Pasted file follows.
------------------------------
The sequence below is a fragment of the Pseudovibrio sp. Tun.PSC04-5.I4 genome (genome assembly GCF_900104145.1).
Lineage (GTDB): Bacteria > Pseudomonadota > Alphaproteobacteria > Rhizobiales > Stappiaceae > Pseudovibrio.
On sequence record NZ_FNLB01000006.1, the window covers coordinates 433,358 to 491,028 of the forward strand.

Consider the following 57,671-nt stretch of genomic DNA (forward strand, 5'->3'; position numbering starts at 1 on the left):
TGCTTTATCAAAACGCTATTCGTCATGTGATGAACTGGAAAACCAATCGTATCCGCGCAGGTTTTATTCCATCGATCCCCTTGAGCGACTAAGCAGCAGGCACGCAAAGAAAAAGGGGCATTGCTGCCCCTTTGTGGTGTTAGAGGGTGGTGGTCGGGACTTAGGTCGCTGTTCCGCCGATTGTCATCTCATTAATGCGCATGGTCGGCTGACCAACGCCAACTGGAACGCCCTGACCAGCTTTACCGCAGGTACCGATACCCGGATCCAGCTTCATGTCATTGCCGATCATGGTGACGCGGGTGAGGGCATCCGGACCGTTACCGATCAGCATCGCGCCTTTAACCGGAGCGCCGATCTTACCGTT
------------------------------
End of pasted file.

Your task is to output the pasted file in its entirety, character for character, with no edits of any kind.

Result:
The sequence below is a fragment of the Pseudovibrio sp. Tun.PSC04-5.I4 genome (genome assembly GCF_900104145.1).
Lineage (GTDB): Bacteria > Pseudomonadota > Alphaproteobacteria > Rhizobiales > Stappiaceae > Pseudovibrio.
On sequence record NZ_FNLB01000006.1, the window covers coordinates 433,358 to 491,028 of the forward strand.

Consider the following 57,671-nt stretch of genomic DNA (forward strand, 5'->3'; position numbering starts at 1 on the left):
TGCTTTATCAAAACGCTATTCGTCATGTGATGAACTGGAAAACCAATCGTATCCGCGCAGGTTTTATTCCATCGATCCCCTTGAGCGACTAAGCAGCAGGCACGCAAAGAAAAAGGGGCATTGCTGCCCCTTTGTGGTGTTAGAGGGTGGTGGTCGGGACTTAGGTCGCTGTTCCGCCGATTGTCATCTCATTAATGCGCATGGTCGGCTGACCAACGCCAACTGGAACGCCCTGACCAGCTTTACCGCAGGTACCGATACCCGGATCCAGCTTCATGTCATTGCCGATCATGGTGACGCGGGTGAGGGCATCCGGACCGTTACCGATCAGCATCGCGCCTTTAACCGGAGCGCCGATCTTACCGTT